Brokers across the UK reported increased demand from mortgage applicants seeking flexible and accessible mortgages, having had their employment status and income affected by mandatory business closures. Furlough-friendly mortgage activity increased almost 70% in January, followed by a further 8% increase in February, Legal & General reports.
The news has been welcomed by industry observers, among whom many had predicted stagnation or a significant decline after January’s rapid growth. With the UK having been plunged into another major lockdown, the real estate market was once again predicted to slow down.
It was estimated that approximately 4.7 million people were still on the government’s furlough scheme in February with no clear indication as to when they would return to work.
Stamp Duty Holiday Incentives
A major spike in mortgage application activity between December and January was attributed largely to the original March 31 stamp duty holiday deadline. Motivated by the potential to save thousands of pounds by avoiding or reducing stamp duty liability, many buyers attempted to rush through property purchases during this time.
This resulted in an unprecedented 230% spike in furlough-friendly mortgage applications between December and January, as those being supported by the furlough scheme at the time sought to take advantage of the stamp duty suspension.
With most major lenders demonstrating reluctance to applications from furloughed workers, many were turning to brokers to access specialist home loans from independent lenders not available on the High Street.
Adverse Effects on Financial Status
The same report from Legal & General indicated a 27% increase in the number of searches brokers performed for lenders who would consider working with customers who had previously missed mortgage payments.
A spokesperson from Legal & General said that this reflects the growing number of individuals and households that have had their financial status adversely affected by the COVID-19 crisis.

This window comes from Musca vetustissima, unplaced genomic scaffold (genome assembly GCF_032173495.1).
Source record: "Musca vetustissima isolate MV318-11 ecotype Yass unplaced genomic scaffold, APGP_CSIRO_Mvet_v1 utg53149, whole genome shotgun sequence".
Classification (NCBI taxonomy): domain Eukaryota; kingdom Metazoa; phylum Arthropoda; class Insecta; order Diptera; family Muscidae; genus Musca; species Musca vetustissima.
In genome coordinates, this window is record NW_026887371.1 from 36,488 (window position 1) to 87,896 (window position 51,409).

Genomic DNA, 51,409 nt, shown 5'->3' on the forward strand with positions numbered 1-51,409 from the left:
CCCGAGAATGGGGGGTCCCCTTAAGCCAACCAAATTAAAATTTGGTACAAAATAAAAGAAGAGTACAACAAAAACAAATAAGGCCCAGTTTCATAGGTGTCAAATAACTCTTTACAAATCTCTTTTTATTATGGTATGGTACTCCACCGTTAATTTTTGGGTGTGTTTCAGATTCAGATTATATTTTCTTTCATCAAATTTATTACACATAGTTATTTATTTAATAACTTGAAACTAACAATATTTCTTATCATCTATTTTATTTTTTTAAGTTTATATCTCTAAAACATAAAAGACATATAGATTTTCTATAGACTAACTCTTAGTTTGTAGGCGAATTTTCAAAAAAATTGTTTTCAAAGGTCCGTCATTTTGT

As demand for desirable properties in key locations across the UK remains strong, average house prices are also increasing steadily.
According to the Office for National Statistics, average property prices in the UK were up around 8.5% compared to the same time last year. Over a 12-month period where many had expected house prices to plummet across the country, the real estate market weathered the impact of COVID-19 better than most could have predicted.
“The wide-ranging implications of COVID-19 are continuing to play out in the mortgage market and it’s clear that advisers are playing a critical role for borrowers,” said Clare Beardmore, head of mortgage transformation and operations at Legal & General Mortgage Club.
“Not only are many focusing their efforts on finding lenders that meet the needs of those with more complex financial circumstances, including those on furlough, but they are increasingly supporting others with more affordable routes onto the ladder too.”
Prospective borrowers concerned about their eligibility for traditional High Street mortgages are being advised to consult with independent brokers, rather than approaching banks directly.